Blues Guitar Riffs – Learn How To Play Them Online

Man, I’m the last guy to be writing about blues guitar riffs. There is very little in modern popular music that I find more redundant and flat-out boring than blues riffs. I have little or no respect for guys like John Mayer who got rich by rehashing the past glories of Jimi Hendrix and Stevie Ray Vaughn. Furthermore, I loathe 95% of Eric Clapton’s body of work. That’s almost blasphemous, I know. But it’s true.


That said, if I’m going to listen to blues music in general, it’s going to come from the source, or one of the sources. Or at least something that was recorded prior to 1970, which is when I believe blues music had been completely co-opted and gentrified by white musicians. At the same time, if I’m going to listen to the blues, it’s most likely going to be one of three guys: Muddy Waters, Howlin’ Wolf, or John Lee Hooker. There’s a second tier of players I enjoy which include Leadbelly, Big Bill Broonzy, Rev. Gary Davis, the Kings (B.B., Albert, and Freddie), Buddy Guy, Lightnin’ Hopkins, and Son House.


Even more controversial than my views on Clapton and the misappropriation of black music in general, is my take on Robert Johnson. No one can deny the importance of Robert Johnson’s influence on the sound of modern music. His style set the template for contemporary blues, and hence, rock music. However, I have owned The King of the Delta Blues Singers for nearly two decades and have listened to it at least a hundred times. I get it, but I don’t really like it. Johnson’s weird howl and scrappy guitar picking never appealed to me. In fact, I would much rather hear Rod Stewart sing “Love in Vain” than the man who actually lived and wrote the song.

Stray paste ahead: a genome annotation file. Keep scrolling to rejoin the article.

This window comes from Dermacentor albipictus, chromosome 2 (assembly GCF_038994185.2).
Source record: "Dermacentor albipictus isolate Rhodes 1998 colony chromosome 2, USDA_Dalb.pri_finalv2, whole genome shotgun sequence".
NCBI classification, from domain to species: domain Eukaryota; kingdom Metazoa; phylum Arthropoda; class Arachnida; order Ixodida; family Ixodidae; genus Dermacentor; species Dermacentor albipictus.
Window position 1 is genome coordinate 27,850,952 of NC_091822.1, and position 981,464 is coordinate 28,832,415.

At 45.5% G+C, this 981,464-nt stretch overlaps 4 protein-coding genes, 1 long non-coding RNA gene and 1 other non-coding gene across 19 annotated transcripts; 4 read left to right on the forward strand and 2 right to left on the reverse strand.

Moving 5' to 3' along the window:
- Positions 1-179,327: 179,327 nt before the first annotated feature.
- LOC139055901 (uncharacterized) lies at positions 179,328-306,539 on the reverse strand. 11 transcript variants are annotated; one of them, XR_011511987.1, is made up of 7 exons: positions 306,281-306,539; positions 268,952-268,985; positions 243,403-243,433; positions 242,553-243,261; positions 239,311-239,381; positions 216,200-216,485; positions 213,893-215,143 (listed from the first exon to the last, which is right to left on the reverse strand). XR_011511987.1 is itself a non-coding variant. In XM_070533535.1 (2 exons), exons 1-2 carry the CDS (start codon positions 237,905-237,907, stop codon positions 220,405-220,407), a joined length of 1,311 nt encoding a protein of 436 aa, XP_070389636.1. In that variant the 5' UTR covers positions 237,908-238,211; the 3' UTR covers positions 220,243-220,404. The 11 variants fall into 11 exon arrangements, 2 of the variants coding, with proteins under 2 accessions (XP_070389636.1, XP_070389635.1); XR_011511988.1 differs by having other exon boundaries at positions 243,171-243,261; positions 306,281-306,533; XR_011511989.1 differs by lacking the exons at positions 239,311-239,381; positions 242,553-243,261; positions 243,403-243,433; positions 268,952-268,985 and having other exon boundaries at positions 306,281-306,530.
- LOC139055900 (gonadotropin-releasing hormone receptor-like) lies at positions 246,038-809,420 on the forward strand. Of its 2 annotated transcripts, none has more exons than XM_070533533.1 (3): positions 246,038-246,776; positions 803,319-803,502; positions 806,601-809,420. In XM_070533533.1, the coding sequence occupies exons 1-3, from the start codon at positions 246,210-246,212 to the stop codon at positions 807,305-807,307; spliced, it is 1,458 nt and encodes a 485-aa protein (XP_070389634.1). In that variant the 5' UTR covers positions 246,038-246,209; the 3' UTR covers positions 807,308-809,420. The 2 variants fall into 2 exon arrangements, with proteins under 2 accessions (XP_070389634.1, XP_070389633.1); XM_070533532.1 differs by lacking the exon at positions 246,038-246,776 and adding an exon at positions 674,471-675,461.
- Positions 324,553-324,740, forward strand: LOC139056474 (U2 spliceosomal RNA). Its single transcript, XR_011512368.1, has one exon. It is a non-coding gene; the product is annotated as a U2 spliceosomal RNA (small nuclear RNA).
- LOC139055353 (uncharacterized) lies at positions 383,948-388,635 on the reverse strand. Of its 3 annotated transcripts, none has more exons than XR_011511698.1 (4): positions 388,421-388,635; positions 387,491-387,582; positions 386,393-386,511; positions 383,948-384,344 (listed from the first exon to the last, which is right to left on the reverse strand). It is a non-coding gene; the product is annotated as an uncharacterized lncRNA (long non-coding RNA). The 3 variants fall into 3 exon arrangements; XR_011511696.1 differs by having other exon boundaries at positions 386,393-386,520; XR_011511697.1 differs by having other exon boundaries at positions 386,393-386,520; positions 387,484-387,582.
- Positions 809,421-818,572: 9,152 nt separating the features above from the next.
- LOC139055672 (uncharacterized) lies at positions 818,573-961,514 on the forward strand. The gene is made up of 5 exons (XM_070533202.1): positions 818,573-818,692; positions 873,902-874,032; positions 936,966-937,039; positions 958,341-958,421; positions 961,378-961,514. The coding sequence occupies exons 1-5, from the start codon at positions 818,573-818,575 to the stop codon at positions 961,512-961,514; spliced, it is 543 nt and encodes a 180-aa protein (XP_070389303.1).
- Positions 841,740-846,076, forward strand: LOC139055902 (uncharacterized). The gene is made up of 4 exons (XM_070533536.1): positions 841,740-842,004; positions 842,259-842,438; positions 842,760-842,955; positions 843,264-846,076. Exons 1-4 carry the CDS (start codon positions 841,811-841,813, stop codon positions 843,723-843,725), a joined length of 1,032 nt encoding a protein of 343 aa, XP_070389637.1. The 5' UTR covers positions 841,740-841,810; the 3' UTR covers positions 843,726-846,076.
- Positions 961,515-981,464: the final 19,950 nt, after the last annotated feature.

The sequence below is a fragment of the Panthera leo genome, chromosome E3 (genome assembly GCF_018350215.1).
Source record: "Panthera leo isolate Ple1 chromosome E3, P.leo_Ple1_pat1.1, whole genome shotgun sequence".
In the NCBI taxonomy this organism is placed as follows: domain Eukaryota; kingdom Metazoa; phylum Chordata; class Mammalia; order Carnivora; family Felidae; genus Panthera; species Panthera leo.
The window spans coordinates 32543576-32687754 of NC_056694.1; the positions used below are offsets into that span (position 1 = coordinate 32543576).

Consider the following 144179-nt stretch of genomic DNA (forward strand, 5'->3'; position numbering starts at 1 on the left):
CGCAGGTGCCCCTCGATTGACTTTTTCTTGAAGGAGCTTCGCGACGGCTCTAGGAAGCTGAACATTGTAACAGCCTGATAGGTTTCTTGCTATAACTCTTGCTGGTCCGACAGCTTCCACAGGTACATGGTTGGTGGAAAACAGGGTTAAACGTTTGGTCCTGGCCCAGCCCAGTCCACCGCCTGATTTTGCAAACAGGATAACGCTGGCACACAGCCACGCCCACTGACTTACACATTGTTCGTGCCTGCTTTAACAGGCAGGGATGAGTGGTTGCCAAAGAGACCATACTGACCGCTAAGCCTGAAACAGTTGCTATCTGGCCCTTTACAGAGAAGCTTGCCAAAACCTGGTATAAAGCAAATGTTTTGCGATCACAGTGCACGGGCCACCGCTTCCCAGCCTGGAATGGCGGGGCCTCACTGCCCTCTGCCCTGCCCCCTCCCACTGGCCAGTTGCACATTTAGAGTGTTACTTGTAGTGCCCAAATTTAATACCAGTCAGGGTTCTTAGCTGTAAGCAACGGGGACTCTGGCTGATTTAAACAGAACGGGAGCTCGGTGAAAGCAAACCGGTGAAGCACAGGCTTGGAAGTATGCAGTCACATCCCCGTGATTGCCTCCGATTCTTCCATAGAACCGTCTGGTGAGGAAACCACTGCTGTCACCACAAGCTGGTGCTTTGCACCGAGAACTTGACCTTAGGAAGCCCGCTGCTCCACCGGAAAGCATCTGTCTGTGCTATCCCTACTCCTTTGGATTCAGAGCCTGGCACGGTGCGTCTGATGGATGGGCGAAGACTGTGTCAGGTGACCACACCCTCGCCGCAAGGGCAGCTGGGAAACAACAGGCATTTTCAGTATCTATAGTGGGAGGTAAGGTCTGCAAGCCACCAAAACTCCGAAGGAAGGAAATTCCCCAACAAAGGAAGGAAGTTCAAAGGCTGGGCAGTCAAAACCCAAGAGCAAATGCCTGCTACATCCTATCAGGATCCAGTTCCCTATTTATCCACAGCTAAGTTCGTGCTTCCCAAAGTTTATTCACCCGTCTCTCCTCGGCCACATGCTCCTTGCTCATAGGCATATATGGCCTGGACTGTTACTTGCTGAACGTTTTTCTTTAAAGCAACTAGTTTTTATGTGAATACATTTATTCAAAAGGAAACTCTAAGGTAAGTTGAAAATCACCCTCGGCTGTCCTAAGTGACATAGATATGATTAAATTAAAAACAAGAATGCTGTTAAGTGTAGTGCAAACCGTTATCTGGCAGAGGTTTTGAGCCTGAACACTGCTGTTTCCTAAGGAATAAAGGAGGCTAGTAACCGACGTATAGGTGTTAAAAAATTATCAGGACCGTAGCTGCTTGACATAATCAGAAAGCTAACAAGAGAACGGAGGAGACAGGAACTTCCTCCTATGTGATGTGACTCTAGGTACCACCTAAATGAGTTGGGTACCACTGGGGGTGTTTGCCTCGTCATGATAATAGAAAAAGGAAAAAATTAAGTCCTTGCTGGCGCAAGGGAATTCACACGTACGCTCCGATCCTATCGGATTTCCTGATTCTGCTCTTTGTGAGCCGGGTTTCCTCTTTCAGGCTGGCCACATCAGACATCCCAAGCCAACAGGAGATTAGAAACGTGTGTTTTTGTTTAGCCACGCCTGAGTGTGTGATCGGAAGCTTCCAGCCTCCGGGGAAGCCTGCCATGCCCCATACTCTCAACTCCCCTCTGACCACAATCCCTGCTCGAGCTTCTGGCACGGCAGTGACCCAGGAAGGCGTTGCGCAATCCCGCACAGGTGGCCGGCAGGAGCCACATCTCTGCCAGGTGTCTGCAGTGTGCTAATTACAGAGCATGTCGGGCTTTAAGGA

Talking about Robert Johnson, check this cool BLUES GUITAR LESSON

Anyway, if I was interested in learning blues guitar riffs, the first thing I would do is put on Howlin’ Wolf’s The Chess Box (Complete Singles 1951-62) and listen to “Smokestack Lightnin’”, “Back Door Man”, “Spoonful”, and “Killing Floor”. And then, I’d reach for Muddy and the rest of the gang. At no point during my study of the blues would SRV make an appearance, and that’s simply because every riff he ever played came from one of the guys mentioned in the second paragraph. If you’re going to learn the blues, it has to come from the source.

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